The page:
Mile 298 on Upper Mississippi – October 30, 2012
I stood next to the statue of Samuel Clemens and watched the river go by. The entirety of Hannibal, Missouri’s historical district is devoted to him, or more accurately, his pen name Mark Twain.
It’s where he grew up. It’s where Tom Sawyer and Huckleberry Finn are as real as fictional characters can be.
A part of Mark Twain is painted on everything that can stand it in Hannibal. There’s Tom’s house, complete with a fence ready for whitewashing. Across the street is Becky Thatcher’s place. Muff Potter’s jail is gone, but a sign marks the spot. Stores reference Aunt Polly and Pudd’nhead. Huck and Tom have a statue at the end of main street.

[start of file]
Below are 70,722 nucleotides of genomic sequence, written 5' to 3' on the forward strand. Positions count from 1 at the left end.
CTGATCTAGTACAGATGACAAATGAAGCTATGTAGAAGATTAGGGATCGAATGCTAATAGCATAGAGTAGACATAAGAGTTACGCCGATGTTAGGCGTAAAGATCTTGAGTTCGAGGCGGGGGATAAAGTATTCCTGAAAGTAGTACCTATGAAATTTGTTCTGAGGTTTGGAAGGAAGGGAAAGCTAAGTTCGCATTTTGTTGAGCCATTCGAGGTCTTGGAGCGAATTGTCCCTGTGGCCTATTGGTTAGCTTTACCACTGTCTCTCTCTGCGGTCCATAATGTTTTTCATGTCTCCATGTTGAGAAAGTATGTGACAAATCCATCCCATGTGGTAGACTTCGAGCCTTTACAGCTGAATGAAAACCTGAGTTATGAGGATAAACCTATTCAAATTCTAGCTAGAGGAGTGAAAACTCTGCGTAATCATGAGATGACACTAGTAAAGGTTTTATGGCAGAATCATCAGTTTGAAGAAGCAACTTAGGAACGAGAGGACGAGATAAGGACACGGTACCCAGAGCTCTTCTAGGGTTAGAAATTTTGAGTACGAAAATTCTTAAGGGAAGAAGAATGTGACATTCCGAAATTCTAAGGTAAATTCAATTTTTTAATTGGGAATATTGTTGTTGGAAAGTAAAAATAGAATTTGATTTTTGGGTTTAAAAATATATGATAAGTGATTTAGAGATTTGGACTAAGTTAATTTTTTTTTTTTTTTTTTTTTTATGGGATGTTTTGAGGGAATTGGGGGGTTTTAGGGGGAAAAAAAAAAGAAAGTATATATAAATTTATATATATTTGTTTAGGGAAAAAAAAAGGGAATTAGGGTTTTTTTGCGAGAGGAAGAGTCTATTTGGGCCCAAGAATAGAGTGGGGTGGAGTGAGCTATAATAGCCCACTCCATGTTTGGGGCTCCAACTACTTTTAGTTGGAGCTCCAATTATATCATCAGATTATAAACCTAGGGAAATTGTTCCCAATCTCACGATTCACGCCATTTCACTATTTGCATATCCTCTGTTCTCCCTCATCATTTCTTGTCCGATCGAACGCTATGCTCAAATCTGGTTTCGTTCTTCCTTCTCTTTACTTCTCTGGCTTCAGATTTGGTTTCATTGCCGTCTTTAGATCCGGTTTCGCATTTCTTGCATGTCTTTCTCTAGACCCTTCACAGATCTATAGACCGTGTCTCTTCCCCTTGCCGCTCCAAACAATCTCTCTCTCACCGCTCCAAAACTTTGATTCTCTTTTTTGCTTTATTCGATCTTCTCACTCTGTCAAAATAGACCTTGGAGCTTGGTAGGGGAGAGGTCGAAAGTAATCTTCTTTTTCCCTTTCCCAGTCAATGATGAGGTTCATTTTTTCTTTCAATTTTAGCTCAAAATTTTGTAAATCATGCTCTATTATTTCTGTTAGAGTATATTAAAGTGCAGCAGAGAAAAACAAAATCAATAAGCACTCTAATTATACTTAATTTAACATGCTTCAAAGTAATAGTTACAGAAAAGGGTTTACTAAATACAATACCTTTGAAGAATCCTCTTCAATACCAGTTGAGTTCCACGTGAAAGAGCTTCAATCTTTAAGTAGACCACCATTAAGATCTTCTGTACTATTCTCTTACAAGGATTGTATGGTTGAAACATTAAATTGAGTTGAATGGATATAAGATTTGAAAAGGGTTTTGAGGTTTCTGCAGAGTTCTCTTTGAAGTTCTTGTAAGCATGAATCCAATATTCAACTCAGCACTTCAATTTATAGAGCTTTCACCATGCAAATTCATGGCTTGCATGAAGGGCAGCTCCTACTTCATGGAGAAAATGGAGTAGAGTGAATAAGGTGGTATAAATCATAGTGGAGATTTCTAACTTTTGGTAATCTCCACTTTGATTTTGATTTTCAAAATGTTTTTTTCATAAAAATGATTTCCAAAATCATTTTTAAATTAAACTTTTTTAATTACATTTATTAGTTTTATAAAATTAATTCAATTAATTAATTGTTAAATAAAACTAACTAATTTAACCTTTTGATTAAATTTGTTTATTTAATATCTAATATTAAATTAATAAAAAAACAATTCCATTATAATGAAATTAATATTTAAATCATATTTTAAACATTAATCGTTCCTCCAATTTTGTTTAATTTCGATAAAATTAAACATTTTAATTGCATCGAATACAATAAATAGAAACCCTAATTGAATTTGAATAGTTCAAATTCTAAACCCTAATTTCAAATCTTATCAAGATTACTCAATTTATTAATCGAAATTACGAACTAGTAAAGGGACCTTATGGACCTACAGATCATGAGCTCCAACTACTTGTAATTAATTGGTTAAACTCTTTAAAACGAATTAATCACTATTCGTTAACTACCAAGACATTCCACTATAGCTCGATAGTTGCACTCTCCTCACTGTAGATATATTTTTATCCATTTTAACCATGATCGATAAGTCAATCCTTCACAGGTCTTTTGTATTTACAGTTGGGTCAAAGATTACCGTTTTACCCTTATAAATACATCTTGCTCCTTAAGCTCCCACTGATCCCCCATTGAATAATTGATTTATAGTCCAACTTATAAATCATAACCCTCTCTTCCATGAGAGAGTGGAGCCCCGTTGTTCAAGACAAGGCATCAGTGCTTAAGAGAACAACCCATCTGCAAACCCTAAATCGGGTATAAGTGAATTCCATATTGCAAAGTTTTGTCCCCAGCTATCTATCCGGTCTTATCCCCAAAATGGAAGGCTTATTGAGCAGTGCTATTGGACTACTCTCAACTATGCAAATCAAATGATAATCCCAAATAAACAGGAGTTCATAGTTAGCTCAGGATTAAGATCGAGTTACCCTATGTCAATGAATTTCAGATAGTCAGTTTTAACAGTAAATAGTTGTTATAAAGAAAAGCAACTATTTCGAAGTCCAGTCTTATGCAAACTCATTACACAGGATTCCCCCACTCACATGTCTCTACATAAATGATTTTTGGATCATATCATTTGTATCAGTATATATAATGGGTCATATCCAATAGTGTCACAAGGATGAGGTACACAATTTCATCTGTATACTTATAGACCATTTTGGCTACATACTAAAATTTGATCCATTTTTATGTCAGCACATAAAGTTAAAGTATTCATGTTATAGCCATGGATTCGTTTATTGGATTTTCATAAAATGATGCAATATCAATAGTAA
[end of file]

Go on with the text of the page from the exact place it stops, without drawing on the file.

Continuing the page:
It feels a bit too Disney, too made up and perfect, less like Huck and Tom’s hometown and more like an elaborate trick by the King and Duke to separate tourists from their money, but it’s still fun if you see it for what it is.
I wondered around a bit, took pictures, then disappeared back to the river.
Six tugs with ninety barges waited to go through Lock 22. They waited in lines miles long on either side of the lock as I slipped past over the low concrete wall.
I looked at them and thought of Hannibal and how the Mississippi is as made up and perfect as the town. I wondered if Mark Twain would recognize the still water, dredged and trimmed for freight, as the fast-moving, wild river brought to life by his pen. Then I laughed at the idea of Huck and Jim dragging their raft around a lock so they wouldn’t have to wait half the night for a line of barges.
But it’s still fun if you see if for what it is.